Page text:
French, who has been called a "cuckservative" — a favorite epithet of the alt-right — for adopting a black child said, "[Alt-Righties] do not reflect conservative ideals, they do not advance conservative ideals, nor will they even advance the civilizational goals [Coulter] seems to care so much about."
2. The alt-Right abhors "political correctness" and is obsessed with racial and tribal nationalist identities.
Although several streams exist within the alt-right and the movement can be difficult to define as a whole, extreme hatred for political correctness unifies them as does a fixation on the superiority of certain races.
They define political correctness, however, very differently from its usual meaning. Instead of just saying unpopular opinions, alt-righties often employ unsavory language and act in gratuitously shocking ways. In other words, being politically incorrect and vulgarity are the same thing.
Such a definition troubles conservative commentators like Ben Shapiro, an orthodox Jew, who noted in an Aug. 24 article in The Daily Wire that some within the alt-right are indeed real anti-Semites, avowed white nationalists and the alt-right take on political correctness gives them cover.
"The conflation between tweeting hook-nosed Jew cartoons at Jews and fighting against the scourge of political correctness, which prevents honest discussions of serious issues, actually damages the cause of political incorrectness," Shapiro said, who has previously noted that white supremacists like David Duke have come after him.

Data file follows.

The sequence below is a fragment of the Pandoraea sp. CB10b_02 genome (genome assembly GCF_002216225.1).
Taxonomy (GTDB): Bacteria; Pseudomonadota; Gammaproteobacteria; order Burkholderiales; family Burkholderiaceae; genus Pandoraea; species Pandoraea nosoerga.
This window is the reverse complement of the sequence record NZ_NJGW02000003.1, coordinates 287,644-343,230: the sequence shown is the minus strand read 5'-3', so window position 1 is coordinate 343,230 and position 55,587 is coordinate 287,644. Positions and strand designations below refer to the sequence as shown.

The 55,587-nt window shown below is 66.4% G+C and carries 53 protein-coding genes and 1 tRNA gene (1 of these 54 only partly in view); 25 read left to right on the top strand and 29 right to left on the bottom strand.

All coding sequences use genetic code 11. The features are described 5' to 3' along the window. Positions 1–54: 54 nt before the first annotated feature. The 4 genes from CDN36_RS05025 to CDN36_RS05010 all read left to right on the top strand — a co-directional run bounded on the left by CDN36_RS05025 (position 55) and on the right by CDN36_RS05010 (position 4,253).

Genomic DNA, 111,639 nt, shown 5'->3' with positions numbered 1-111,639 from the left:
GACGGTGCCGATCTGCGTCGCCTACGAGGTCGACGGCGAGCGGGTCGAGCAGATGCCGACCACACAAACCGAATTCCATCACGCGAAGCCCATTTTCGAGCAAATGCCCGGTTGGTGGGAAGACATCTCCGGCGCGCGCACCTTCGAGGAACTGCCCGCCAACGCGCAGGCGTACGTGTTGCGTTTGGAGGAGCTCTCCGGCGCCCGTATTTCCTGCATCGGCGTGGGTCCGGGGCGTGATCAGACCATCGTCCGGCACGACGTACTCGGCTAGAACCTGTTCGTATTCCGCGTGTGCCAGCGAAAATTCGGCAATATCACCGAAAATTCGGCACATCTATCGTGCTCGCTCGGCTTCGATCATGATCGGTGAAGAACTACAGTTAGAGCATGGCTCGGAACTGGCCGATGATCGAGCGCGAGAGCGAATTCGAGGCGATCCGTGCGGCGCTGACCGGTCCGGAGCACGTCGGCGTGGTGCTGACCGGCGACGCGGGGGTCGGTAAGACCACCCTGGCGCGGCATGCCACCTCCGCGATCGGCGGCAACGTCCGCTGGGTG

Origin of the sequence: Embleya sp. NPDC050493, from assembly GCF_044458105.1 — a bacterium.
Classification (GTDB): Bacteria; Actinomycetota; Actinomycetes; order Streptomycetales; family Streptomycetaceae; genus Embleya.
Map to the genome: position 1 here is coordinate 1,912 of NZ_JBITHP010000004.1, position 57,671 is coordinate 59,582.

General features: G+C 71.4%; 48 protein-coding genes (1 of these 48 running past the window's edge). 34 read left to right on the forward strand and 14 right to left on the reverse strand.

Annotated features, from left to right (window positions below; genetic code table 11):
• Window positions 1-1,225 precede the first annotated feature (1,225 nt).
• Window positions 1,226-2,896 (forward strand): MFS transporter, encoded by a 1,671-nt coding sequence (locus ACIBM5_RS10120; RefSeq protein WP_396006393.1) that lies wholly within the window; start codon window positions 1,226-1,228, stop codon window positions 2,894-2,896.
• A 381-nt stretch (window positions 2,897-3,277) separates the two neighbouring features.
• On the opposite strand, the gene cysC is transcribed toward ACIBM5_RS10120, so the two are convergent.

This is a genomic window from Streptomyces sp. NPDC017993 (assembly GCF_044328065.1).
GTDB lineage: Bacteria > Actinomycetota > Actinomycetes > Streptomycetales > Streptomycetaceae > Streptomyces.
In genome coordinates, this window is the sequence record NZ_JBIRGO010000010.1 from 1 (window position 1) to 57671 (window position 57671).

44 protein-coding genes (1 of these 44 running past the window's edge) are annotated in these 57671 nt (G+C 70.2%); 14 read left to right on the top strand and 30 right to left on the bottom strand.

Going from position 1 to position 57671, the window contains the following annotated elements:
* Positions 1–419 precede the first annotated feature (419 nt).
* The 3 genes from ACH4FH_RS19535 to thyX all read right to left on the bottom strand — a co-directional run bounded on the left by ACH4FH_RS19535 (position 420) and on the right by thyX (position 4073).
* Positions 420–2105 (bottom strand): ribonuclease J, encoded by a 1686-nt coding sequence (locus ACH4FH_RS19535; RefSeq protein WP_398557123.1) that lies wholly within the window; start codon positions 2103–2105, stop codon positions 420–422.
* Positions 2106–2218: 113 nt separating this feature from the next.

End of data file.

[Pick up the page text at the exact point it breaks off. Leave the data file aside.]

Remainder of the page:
Noting that he is frequently asked to define alt-right, Shapiro offered, "All of these people are united by a tribal view of Western civilization: Western civilization isn't rooted in creed, but in nationalism and European ethnicity."
"To that end, many of them are warm toward powerful centralized government designed to protect the tribe; they admire Russian dictator Vladimir Putin, for example, because he represents a hypermasculine defense of his own tribe," he continued.
3. Some in the alt-Right may oppose abortion but the movement cannot be called pro-life; in fact, some alt-Righties argue against pro-life principles.
In an April 8 essay titled "The Pro-life Temptation," again from Radix Journal, Aylmer Fisher wrote that the pro-lifers justify their cause on principles alt-Righties reject.
"The alt Right is skeptical, to say the least, of concepts like 'equality' and 'human rights,' especially as bases for policy. The unborn fetus has no connection to anyone else in the community," Aylmer said.
The value for life is not rooted in the belief that every human person, born and unborn, is made in the image of God, as Christians often espouse, but in connection with a tribe.
Fisher continued, "we on the alt Right have an appreciation of tribalism and identity. We realize that people are not just autonomous individuals. Life gains its meaning through connections to other members of our families, tribes, and nations. Being pro-life flies in the face both of these principles."